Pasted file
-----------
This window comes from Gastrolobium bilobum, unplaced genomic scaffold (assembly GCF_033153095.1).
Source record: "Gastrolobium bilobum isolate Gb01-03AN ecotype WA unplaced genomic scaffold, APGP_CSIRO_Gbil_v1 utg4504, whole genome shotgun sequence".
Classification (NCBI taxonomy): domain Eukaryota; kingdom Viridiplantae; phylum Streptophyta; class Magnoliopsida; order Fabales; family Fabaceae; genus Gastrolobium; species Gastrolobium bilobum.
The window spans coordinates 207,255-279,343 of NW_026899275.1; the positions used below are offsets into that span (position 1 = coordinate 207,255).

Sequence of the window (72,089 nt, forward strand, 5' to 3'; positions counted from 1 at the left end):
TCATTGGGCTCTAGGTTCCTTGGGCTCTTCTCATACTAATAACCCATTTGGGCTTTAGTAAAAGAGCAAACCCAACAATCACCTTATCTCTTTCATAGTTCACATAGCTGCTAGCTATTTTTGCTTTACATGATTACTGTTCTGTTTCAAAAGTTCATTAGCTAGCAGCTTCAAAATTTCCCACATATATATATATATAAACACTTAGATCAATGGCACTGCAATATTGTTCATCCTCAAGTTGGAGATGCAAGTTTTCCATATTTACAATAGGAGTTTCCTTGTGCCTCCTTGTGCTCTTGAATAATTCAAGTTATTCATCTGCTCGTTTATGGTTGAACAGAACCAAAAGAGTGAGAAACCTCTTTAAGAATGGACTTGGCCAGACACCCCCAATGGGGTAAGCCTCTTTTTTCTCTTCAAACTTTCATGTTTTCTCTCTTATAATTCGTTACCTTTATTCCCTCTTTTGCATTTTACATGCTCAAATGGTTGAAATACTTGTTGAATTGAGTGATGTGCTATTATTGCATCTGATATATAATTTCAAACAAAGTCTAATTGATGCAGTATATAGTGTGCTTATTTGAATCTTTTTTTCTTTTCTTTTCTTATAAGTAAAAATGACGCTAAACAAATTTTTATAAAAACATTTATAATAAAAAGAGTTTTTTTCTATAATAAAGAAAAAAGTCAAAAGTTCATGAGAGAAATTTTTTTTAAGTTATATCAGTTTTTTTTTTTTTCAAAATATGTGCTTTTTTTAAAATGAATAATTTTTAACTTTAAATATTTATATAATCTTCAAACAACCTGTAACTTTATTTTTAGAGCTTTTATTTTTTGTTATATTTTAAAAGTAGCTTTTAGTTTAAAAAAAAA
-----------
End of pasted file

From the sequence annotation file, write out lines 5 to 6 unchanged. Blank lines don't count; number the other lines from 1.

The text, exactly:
Sequence of the window (72,089 nt, forward strand, 5' to 3'; positions counted from 1 at the left end):
TCATTGGGCTCTAGGTTCCTTGGGCTCTTCTCATACTAATAACCCATTTGGGCTTTAGTAAAAGAGCAAACCCAACAATCACCTTATCTCTTTCATAGTTCACATAGCTGCTAGCTATTTTTGCTTTACATGATTACTGTTCTGTTTCAAAAGTTCATTAGCTAGCAGCTTCAAAATTTCCCACATATATATATATATAAACACTTAGATCAATGGCACTGCAATATTGTTCATCCTCAAGTTGGAGATGCAAGTTTTCCATATTTACAATAGGAGTTTCCTTGTGCCTCCTTGTGCTCTTGAATAATTCAAGTTATTCATCTGCTCGTTTATGGTTGAACAGAACCAAAAGAGTGAGAAACCTCTTTAAGAATGGACTTGGCCAGACACCCCCAATGGGGTAAGCCTCTTTTTTCTCTTCAAACTTTCATGTTTTCTCTCTTATAATTCGTTACCTTTATTCCCTCTTTTGCATTTTACATGCTCAAATGGTTGAAATACTTGTTGAATTGAGTGATGTGCTATTATTGCATCTGATATATAATTTCAAACAAAGTCTAATTGATGCAGTATATAGTGTGCTTATTTGAATCTTTTTTTCTTTTCTTTTCTTATAAGTAAAAATGACGCTAAACAAATTTTTATAAAAACATTTATAATAAAAAGAGTTTTTTTCTATAATAAAGAAAAAAGTCAAAAGTTCATGAGAGAAATTTTTTTTAAGTTATATCAGTTTTTTTTTTTTTCAAAATATGTGCTTTTTTTAAAATGAATAATTTTTAACTTTAAATATTTATATAATCTTCAAACAACCTGTAACTTTATTTTTAGAGCTTTTATTTTTTGTTATATTTTAAAAGTAGCTTTTAGTTTAAAAAAAAA